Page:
How to Enjoy Mexico: understand its background first!

Dear Reader,

It’s been almost three since I moved to Mexico and I don’t feel I have fully explained this wonderful country. I wrote several posts on it and it will probably take several chapters to even slightly envision what Mexico is and it’s worth doing so. I want you to feel it as if you were here with me exploring this remarkable land.

The beautiful and shining Guanajuato town.

It sounds so basic and futile when you think about it, as if by reading the title the imminent thought would be “oh come on, no need for guidelines”. But believe me, there is a science behind the enjoyment of a new city or even country, especially one you hope to survive without stress and melancholy. You might also think that all it takes is to join a tour or simply read about it on a travel guide.

Learn how to make tacos. It’s fundamental in order to understand how delicious they can be…

Let’s take Mexico as an example. Mexico is a huge country full of colours, culture and above all contradictions. They say that here in Mexico you will find four stories: the one the Government wants you to believe, the one academic institutions want to teach, one that foreigners want to explain. And the last one, the one you have to discover yourself. And this is mine.

Mexcaltitan Restaurant
Cute little restaurant in Mexcaltitán, the Venice of Mexico

Certain beliefs and conceptions of reality characterise some populations more than others, and Mexico recalls images of ancient civilisations, plundering Spanish conquistadores and moustachioed revolucionarios. The many contradictions of this vibrant country lie in its unique history and are deeply reflected in the character and personality of the people. The expansive friendliness of norteños (Mexicans from the northern states) compared to the more defensive and rebellious southern Chiapanecos (people from Chiapas state). Mexicans can be intensely fatalistic, resigned even. And when the mood takes in, they are hedonistic and carefree. A reserved poker face will suddenly give way to astonishing warmth and familiarity.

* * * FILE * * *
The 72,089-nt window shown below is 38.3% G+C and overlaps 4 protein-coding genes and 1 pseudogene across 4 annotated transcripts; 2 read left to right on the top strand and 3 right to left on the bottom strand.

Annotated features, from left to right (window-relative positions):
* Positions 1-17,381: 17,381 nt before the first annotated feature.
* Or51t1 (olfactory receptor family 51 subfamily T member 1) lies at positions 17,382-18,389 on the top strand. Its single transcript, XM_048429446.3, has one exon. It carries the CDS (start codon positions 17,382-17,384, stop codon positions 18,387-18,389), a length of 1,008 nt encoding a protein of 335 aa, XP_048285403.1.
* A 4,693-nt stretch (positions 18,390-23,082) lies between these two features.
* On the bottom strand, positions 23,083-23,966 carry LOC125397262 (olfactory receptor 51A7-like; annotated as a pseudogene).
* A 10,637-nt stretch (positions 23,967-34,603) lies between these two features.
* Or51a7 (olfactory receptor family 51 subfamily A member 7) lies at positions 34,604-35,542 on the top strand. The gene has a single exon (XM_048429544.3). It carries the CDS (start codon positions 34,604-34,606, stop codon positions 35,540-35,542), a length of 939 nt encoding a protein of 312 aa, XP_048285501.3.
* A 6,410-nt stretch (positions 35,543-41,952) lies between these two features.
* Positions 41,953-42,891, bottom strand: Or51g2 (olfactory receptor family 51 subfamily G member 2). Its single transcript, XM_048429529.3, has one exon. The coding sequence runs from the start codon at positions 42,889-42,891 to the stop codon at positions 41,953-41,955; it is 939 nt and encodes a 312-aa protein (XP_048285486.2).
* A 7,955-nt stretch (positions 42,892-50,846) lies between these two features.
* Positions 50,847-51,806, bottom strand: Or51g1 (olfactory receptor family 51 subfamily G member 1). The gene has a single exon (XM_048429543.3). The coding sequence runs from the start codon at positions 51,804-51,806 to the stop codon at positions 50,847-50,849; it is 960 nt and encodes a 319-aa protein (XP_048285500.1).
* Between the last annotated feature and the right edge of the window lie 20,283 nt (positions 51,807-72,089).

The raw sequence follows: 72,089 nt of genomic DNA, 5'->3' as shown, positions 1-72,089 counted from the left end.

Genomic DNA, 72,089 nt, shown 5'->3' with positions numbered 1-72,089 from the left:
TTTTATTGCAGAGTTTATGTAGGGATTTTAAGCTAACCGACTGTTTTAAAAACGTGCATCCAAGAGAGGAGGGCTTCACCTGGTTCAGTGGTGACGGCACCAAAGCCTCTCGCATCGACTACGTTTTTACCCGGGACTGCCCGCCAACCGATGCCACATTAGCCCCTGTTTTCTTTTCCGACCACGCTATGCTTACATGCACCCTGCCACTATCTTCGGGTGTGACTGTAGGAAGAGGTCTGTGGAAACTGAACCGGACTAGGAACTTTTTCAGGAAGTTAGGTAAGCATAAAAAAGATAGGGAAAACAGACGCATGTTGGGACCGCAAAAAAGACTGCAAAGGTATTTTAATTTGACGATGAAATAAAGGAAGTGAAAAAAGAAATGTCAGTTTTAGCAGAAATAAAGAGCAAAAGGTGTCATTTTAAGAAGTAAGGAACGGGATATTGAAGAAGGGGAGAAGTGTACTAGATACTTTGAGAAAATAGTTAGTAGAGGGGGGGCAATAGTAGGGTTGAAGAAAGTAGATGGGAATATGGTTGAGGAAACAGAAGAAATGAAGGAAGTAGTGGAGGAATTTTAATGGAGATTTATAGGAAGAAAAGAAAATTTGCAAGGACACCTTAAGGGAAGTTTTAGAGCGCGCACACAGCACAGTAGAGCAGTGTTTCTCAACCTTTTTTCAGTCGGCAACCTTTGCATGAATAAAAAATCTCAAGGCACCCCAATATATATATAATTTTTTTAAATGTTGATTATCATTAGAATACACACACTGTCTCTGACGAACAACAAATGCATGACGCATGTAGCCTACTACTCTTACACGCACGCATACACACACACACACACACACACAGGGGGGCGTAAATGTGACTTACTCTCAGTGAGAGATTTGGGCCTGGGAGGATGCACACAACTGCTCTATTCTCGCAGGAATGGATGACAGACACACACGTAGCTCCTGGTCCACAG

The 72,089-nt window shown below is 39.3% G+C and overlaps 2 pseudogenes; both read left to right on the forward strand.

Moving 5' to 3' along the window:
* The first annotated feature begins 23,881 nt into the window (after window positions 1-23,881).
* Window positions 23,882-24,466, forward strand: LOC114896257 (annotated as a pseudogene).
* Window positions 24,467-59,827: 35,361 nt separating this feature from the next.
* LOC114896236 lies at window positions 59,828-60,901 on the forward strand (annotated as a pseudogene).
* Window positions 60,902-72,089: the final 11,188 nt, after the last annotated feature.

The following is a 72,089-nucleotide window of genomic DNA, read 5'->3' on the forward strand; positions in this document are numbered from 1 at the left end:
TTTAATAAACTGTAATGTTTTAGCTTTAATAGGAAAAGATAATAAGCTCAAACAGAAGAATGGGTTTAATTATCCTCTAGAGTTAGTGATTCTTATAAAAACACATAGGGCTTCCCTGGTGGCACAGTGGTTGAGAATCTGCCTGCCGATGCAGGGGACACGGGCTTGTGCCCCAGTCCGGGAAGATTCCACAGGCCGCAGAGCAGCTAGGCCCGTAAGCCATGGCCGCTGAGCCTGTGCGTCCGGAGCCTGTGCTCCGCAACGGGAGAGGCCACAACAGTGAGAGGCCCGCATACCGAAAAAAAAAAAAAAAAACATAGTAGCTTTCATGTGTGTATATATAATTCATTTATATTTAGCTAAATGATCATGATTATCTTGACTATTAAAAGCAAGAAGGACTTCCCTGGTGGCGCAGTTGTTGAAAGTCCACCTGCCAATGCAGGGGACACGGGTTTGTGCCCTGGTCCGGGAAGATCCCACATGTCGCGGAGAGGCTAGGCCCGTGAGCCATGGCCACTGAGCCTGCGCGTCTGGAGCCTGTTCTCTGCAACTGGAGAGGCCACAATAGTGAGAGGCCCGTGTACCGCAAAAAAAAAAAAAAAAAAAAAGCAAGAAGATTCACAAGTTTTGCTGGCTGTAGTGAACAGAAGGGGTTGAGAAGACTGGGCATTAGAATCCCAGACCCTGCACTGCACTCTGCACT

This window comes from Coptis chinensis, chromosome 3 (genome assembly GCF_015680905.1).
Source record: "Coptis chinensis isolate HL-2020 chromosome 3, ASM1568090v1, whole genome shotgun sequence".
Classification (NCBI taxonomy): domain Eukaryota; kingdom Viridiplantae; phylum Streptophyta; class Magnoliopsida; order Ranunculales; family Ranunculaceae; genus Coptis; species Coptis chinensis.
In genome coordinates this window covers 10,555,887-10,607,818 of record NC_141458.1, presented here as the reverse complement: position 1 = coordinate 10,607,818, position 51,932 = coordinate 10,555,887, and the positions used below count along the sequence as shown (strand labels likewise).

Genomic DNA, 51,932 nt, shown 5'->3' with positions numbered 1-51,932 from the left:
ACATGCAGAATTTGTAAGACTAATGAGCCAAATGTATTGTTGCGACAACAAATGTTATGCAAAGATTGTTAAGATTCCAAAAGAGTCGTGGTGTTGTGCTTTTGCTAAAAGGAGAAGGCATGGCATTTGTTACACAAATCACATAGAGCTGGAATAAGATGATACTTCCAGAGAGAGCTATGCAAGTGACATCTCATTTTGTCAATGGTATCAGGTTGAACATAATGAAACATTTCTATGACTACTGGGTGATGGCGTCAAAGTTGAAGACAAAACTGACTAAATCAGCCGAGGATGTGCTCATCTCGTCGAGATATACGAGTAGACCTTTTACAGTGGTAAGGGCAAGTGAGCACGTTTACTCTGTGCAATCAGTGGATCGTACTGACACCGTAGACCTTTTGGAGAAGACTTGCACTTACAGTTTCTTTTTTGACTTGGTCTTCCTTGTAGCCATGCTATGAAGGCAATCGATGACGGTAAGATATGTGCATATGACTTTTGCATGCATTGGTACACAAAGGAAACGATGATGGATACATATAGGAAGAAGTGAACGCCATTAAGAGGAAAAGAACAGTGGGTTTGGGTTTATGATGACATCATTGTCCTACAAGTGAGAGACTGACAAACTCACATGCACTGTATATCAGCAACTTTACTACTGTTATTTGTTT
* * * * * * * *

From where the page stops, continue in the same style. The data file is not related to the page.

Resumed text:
Indigenous children from the sort of forgotten state Chiapas

We know Mexico’s first hundred years were bloody while the last eighty-five years have been at peace; it shares a long land border with the United states and yet they couldn’t be more different.
When the Spanish brought Catholicism, the missionaries took a very pragmatic approach to it and incorporated many beliefs from earlier religions. That’s why there are so many religious festivals here like Día de los Muertos (Day of the Dead), the Muxis (gay/transgender divinity festival), the Guelaguetza and many others that blend Catholic celebrations with indigenous rituals.

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Mexico is dual.

It emerged from its bloody history and claimed its place in the modern world. And now globalisation and free trade is altering Mexican society once again.



Fish auction: How to buy fish in Tunisia

Dear Reader,

Traveling can teach you even the most basic things. As our road trip around Tunisia taught Stanito valuable lessons on how to behave, how to drive, and other essentials, we also learnt very simple things like how to bargain, how to roll down sand dunes, how to pour tea, how to catch octopus and also how to actually buy fish in a real fish auction.

I know what you must be thinking. “Come on, how to buy fish? You just go, pick and pay!”
Well no dear Reader 🙂 in Tunisia buying fish is a lot more fun and different!

It all happened on a very hot afternoon in Djerba…

Continue reading “Fish auction: How to buy fish in Tunisia”

How to behave on a sailboat

Dear Reader,

Here is my first selfie while sailing on Trasimeno Lake. I’ve never done this before and I can guarantee it was a unique, fun amazing experience!

Stanito sailing

As thrilling and exciting as it was, it was actually the first time I’ve ever took charge of a sailing boat and I noticed the results of such thing as our boat almost flipped completely on one side. So I thought I could share in here the basic learning steps:

1- Never abandon the main wheel regardless of how strong a gust of wind can be;

2- Always listen to your partner, especially if he has experience;

3- Do not get desperate if at some point wind dies. It will get to you when you least expect it so enjoy the momentary calm by having a beer or sandwich;

4- If something bad happens—too much wind, man overboard, etc.—remember that you can bring the whole thing to a halt simply by pulling the rudder either left or right, or better, leave everything to your partner. The boat will (mostly) stop at some point.

5- Always get someone to join you so at least there will be somebody looking at the sails, the hardest part;

6- Beware of not running over sudden kite surfers;